Blanchette: Enthusiasm is Leaching away now

WSU’s Cyrus Coen, top, brings down California’s C.J. Anderson during the Cougars’ 31-17 loss to the Bears in Pullman on Saturday night. (Tyler Tjomsland)

PULLMAN – Next at Washington State University: Empty Corpse Bobblehead Night.

Having exhausted the giddy buzz of a rock-star hire, whatever “whoa” jolt was felt from his recent trashing of a few team elders and the gimmick of a toy handout at the turnstiles, the only promotional card left for the Cougars is to combine all three, no?

Good thing the athletic director got the TV checks cashed and the stadium suites built before anyone got a load of this.

Speaking of TV, now that the Cougs are proven viewership killers in the 7:30 p.m. slot, can Pac-12 Networks find them a kickoff time either in daylight or after SNL’s mop-up sketches?

The last shreds of anticipation to this Wazzu football season – at least until any possible Apple Cup hijinx – wafted away on a stale breeze Saturday night in a 31-17 loss to California at Martin Stadium, at pretty much the same rate the 27,339 who found a seat made their way to the exits.

This was by any standard a winnable game. At least for a team with even a vague grasp of the concept.

That the Cougar players don’t have one is hardly a surprise, given the lack the recent history.

More alarming is that for all of his past achievements and abstract theorizing, the new ramrod, Mike Leach, has so far whiffed on making any inroads into their psyches on that score – never mind that this team isn’t discernably better now in execution and performance than it was a month ago.

Either too many people were kidding themselves, or Mr. Wizard needs more apt protégés than Tooter Turtle.

Here’s the sad bottom line:

Folks were sold on cirque-de-hooray offensive wonder. There have been nearly twice as many shutout quarters as double-digit ones.

They were sold on swashbuckling. It’s been mostly buckle.

They were sold on fun. There hasn’t been any.

And now there’s a question whether Leach’s call on a quarterback can be greeted with any particular confidence.

Early last week, Leach pushed his chips in with Connor Halliday, explaining quite reasonably that, “We’re at the point in the season where we have to invest the reps in somebody. We just have to make a choice.”

Less than eight minutes into Saturday’s calamity, Leach made a different choice.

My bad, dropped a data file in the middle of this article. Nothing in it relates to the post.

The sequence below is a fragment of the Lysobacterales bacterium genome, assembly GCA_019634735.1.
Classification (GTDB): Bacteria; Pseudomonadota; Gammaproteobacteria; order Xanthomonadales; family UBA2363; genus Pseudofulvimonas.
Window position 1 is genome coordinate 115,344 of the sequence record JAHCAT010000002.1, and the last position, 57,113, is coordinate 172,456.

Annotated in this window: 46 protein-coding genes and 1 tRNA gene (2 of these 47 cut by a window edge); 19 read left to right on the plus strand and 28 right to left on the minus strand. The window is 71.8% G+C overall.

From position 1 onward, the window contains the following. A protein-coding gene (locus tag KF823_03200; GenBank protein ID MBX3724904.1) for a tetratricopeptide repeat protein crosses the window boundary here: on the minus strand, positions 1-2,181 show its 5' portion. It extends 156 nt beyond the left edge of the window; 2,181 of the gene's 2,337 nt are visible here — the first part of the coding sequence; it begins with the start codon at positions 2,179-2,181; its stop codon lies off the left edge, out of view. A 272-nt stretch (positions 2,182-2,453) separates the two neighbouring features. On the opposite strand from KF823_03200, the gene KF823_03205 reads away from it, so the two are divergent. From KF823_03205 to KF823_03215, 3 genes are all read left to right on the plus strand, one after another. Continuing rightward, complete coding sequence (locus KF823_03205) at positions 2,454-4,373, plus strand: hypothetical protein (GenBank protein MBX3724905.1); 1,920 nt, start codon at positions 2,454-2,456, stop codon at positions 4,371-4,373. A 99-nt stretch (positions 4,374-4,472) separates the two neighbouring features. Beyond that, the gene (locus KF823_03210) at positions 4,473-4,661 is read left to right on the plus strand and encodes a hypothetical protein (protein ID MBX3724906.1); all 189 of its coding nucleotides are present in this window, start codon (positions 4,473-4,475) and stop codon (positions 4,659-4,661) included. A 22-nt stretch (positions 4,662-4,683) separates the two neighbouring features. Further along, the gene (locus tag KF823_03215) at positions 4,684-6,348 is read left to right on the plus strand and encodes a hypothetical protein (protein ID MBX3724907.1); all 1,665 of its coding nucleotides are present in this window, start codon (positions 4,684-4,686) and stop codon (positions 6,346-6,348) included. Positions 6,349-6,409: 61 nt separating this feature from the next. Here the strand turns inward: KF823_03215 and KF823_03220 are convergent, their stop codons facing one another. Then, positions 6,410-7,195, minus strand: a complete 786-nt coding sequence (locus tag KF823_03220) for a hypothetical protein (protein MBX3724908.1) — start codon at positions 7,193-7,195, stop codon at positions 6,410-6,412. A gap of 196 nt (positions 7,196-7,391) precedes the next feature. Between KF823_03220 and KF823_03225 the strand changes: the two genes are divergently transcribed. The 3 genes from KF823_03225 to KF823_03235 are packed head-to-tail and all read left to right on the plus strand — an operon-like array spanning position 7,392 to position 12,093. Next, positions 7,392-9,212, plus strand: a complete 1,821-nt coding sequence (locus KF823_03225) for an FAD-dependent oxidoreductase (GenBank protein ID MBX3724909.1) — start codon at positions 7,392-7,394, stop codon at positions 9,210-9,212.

In his new role as middle relief, Jeff Tuel performed admirably enough: throwing for 320 yards and two touchdowns. Sure, the red zone was still pretty radioactive for the Cougs even with Tuel under center and there were scads of opportunities wasted, but at least he avoided the killing turnover that has suddenly turned into Halliday’s trademark.

It’s been theorized that Halliday’s youth, growth potential and fearless gunslinger mentality have more appeal, but as gunslingers go, he’s taking on the look of the Schofield Kid from “Unforgiven.” Five starts this year, 10 interceptions.

“I don’t think it’s confidence,” Leach said. “I think it’s trying to make too much happen.”

Leach predictably didn’t commit to either quarterback in the midnight hour after the game, though his appreciation of Tuel certainly grew.

“I thought he played a pretty smart game,” Leach said. “I thought he went out and played polished right off the top, and I thought he got better as the game went on.”

Tuel has been nothing but a good soldier about the situation, given his seniority.

“I’m fine with it,” he said of coming off the bench. “It’s not the ideal situation. I love to play the game, so when my number’s called I’m going to do what I can do. If I just relax, I think good things will happen.”

Tuel did command some solid drives, but was also at the controls for the evening’s most frustrating moment for the Cougs: the second-quarter sequence when they snapped the ball eight times inside the Cal 8-yard line. Two of those were wiped out by penalties, two runs went nowhere, one receiver was missed and another dropped a touchdown pass. The final snap was a 20-yard field goal by Andrew Furney.

Leach isn’t convinced his players need to “rise to the occasion” in those situations.

“In our case, we need to relax and just make another play,” he said. “Most guys who are good in key situations have the ability to consistently play the same, not tighten up or try to make too much happen. We do a little of both.”

This is all a very delicate recipe Leach seems to be dialing up. His early week screed about “empty corpses” suggested he desires more fire; now everyone needs to relax. He now has a bye week to wring out more of whatever he wants, but the schedule beyond that doesn’t seem likely to produce better results, or more enthusiasm from the constituents than could be detected on Mike Leach Bobblehead Night.

“There might have been some people who turned them back in,” Leach allowed.

Or left shaking their own heads.

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